What a Free Market Approach to Education Would Look Like

Every time I engage in a discussion with someone about the state of the U.S. education system, I always hear about the same things: the failure of the system, our low rankings compared to our industrialized peers, and how poorly we treat our teachers. Yet when I suggest we could look for a free market alternative, I always get the same reply:

"But who will edcucate our children?"

Frankly, I don't think most people can conceptualize a free market alternative to our education system. They can probably imagine an older, white man with a monocle twirling his moustache on top of a pile of money while students at the bottom toil away at school, assuming they can afford it. While this is far from the case, I plan to show how the free market can help improve our education system by looking at our neighbors across the Pacific: South Korea.

It's not news that South Korea is an academic powerhouse. According to OECD rankings, their students ranked first in math and reading and third in science. Compare this to the rankings of the U.S.: 14th in reading, 25th in math, and 17th in the sciences. Ninety-three percent of all Korean students graduate, as opposed to the United States' 75%.

But what is amazing isn't the achievement itself, but how it was achieved.

The Wall Street Journal released an article highlighting an integral part of South Korean education system. In South Korea, there is a shadow education system that compliments a student's primary education. This shadow system operates as a private, after-school tutoring service. And it operates very much like how a free market system would allow a company to operate: compete to provide the highest quality of goods and services to the most amount of people at the lowest possible price. This philosophy would tremendously benefit the students, parents, and teachers.

Students would choose their own tutors and provide feedback. They have a personal stake and investment in the program. Research has shown that feedback about a teacher can be a reliable assessment of a teacher's performance. Furthermore, the South Korean system engages the parents by updating them on their child's academic progress. This exponentially increases the student's academic progress, given the research that shows that better parent involvement leads to better educational outcomes.

Often, I hear the arguments that parents should be more involved with a child's education and I agree. But it's difficult given the mentality that we simply drop our kids off to school without any real incentive to track their progress. Or what's worst, parents don't have the resources to track their child's educational progress. What these incentives for tutors do is provide that accessibility and motivation. As they compete for students, they have to market their prices accordingly to attract more parents.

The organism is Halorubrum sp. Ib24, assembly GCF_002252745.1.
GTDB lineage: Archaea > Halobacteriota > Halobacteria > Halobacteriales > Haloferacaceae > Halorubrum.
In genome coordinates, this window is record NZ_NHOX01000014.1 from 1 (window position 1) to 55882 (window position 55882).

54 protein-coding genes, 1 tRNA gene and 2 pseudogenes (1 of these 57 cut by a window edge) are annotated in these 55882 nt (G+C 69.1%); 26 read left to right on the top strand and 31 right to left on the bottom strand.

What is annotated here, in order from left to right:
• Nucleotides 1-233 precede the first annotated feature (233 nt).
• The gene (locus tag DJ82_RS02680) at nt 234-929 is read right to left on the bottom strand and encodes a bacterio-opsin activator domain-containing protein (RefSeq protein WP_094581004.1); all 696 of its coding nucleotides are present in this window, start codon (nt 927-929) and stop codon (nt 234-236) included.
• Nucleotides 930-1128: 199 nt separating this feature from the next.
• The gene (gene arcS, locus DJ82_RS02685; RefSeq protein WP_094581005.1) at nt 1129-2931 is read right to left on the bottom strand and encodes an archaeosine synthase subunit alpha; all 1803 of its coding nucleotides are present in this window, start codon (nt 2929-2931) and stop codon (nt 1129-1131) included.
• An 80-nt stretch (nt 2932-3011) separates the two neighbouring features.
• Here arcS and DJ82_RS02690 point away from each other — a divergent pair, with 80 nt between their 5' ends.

Kim Ki-hoon makes $4 million a year by operating a Hagwon (a South Korean for-profit private education system) and tutoring students. He posts online lectures to his customers and provides guidance to students who are struggling (a similar approach is used in the U.S. in higher education with some preliminary positive results so far).

Recruiting better teachers and tutors is an important part of the business model, since better teachers leads to better test scores, which means more revenue. A surprising fact is that the tutor does not have the burden of abiding by occupational licensing and certification laws. The results speak for themselves. With teaching being a demanding profession, it would make sense to compensate teachers according.

A very similar approach was attempted by former Chancellor for the Washington, D.C., Public Schools Michelle Rhee, where she proposed to give teachers the opportunity to make more than $100,000 in exchange for their tenure. Sadly, the teachers union won. In Hagwons, there is no tenure, there is only proper compensation for proper performance, much like everything else in the world.

I believe teachers should be paid as much as lawyers and doctors, but they have to be held to the same standards. Imagine paying a surgeon half a million dollars for only successfully completing a heart surgery 10% of the time, and then not being able to fire him. That would be ludicrous. 

In the 21st century, the information worker is more important than ever. A proper education is needed. South Korea has shown to be preparing their students adequately for the competitive global economy, while the U.S. is lagging behind. Yes, I am aware there are different demographic, cultural, and social factors at play. But given the Koreans' track record, a free market approach to education reform that models closely to South Korea's is at least worth considering.

To not do so would be a stupid move and would hurt the ones who are the most vulnerable.